In Arizona, voters were asked whether they should be required to provide a date of birth and voter identification number for early ballot affidavits, instead of only a signature. Arizonians also voted on proposals about ballot initiatives, including whether the state’s legislature can amend or repeal measures that voters have passed if the measures are deemed unconstitutional.
In Michigan, voters were asked whether to create a nine-day window for early voting, among other changes, such as requiring a photo ID or signed affidavit to vote. And ballots in Nevada asked voters about establishing ranked-choice voting for congressional and some state elections.
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Prohibiting slavery – particularly among prisoners
Five states were deciding whether to abolish slavery on Election Day. Voters in three states – Alabama, Tennessee and Vermont – passed measures to change their state constitutions to prohibit slavery and involuntary servitude as punishment for crime, according to Associated Press counts.
In Oregon, the vote remained too close to call as of Wednesday morning – but votes in support of adopting the state’s anti-slavery initiative were leading. Meanwhile, voters in Louisiana rejected an amendment to remove language from the state’s constitution allowing for involuntary servitude in the criminal justice system.
Yes, more than 150 years ago, the 13th Amendment to the U.S. Constitution ended slavery on a national level when it was ratified in 1865. But loopholes do still allow it as a punishment for people convicted of a crime.
If enacted, these referendums could be more than just a symbolic gesture. Criminal justice reform advocates have said they could mean higher wages for prison work, among other changes.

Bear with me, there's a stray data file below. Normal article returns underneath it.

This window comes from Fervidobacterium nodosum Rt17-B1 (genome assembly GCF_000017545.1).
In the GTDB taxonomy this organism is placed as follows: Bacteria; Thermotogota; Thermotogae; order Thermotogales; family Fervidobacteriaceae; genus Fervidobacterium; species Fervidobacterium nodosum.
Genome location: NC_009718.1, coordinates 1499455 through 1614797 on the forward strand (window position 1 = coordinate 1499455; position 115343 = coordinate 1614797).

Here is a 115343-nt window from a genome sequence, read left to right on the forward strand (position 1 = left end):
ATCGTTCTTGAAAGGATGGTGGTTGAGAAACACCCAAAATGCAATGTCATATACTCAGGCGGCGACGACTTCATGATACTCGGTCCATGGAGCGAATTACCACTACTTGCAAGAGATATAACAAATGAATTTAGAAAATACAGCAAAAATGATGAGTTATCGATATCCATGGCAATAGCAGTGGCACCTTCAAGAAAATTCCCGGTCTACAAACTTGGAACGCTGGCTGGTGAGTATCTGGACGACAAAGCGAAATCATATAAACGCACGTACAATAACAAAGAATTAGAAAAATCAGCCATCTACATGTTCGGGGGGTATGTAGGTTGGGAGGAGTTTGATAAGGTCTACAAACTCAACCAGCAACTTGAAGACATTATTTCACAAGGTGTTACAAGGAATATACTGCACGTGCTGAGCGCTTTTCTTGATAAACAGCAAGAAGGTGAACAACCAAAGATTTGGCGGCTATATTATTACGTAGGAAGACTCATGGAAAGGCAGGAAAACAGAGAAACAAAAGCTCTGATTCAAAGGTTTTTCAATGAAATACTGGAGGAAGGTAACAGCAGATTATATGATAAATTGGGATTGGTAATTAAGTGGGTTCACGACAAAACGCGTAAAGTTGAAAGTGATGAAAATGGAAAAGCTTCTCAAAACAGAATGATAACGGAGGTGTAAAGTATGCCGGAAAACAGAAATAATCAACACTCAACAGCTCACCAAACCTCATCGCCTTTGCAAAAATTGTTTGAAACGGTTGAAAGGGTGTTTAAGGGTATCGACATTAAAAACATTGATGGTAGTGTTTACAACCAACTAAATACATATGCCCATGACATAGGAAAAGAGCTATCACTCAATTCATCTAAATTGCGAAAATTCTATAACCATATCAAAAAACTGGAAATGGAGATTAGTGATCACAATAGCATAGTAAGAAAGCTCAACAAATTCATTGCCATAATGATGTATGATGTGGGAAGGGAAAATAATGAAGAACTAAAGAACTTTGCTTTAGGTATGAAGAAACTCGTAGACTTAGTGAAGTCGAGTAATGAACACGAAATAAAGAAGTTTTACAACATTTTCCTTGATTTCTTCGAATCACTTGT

Maryland and Missouri legalize recreational weed; other states vote on drug policies
Marijuana appeared on ballots in multiple states this year. In Arkansas, Missouri, Maryland, North Dakota and South Dakota, voters were faced with an option to legalize recreational marijuana for people 21 and older.
Maryland and Missouri voters approved legalizing recreational marijuana for people 21 and over though constitutional amendments on Tuesday. Both states’ measures will also bring changes to criminal law and expunge many past marijuana possession convictions. In Missouri, for example, nonviolent offenses will be expunged – with the exception of selling to minors or driving under the influence.
Meanwhile, Arkansas, North Dakota and South Dakota voters rejected proposals for legalizing recreational use on Tuesday.
Colorado voters weighed in on whether the state should define certain fungi and psychedelic plants as natural medicine. The amendment would also allow personal use, possession, transportation and growth of the substances for people who are 21 or older. As of early Wednesday, the vote was too early to call.
DC raises minimum wage for tipped workers; Nevada, Nebraska vote on wage increases
Nevada voters were presented with an opportunity on Tuesday to increase the minimum wage in the state to $12 per hour. The state’s current minimum wage is between $9.50 to $10.50, depending whether a person has health insurance.
Nebraska voters approved ballot measure that will significantly increase the state’s minimum wage from the current $9 an hour to $15 an hour by 2026.
In Washington, D.C., voters chose to raise the minimum wage for tipped employees to match the pay of non-tipped employees.
Contributing: The Associated Press.